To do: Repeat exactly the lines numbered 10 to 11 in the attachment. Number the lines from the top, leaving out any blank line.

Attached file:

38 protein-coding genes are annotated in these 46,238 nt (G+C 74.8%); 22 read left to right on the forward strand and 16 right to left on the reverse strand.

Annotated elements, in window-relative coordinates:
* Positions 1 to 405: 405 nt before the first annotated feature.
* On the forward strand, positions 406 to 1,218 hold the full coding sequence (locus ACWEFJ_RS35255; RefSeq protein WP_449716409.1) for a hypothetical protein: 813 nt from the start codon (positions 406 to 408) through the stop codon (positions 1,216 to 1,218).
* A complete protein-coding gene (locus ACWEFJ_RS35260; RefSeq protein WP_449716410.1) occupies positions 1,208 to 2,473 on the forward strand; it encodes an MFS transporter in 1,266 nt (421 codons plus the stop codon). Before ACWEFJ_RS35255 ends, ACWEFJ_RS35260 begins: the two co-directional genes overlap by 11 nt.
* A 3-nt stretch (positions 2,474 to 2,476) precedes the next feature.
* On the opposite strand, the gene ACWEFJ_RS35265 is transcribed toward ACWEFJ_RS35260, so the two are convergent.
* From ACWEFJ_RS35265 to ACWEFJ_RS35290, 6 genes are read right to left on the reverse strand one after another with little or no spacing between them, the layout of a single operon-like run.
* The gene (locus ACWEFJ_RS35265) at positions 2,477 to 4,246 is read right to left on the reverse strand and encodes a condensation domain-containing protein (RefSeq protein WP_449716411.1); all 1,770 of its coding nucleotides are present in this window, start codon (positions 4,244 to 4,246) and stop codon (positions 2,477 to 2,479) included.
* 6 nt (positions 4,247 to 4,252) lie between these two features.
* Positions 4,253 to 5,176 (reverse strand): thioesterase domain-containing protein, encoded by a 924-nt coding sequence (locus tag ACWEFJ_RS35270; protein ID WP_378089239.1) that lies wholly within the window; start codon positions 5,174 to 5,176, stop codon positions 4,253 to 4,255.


* 6 nt (positions 4,247 to 4,252) lie between these two features.
* Positions 4,253 to 5,176 (reverse strand): thioesterase domain-containing protein, encoded by a 924-nt coding sequence (locus tag ACWEFJ_RS35270; protein ID WP_378089239.1) that lies wholly within the window; start codon positions 5,174 to 5,176, stop codon positions 4,253 to 4,255.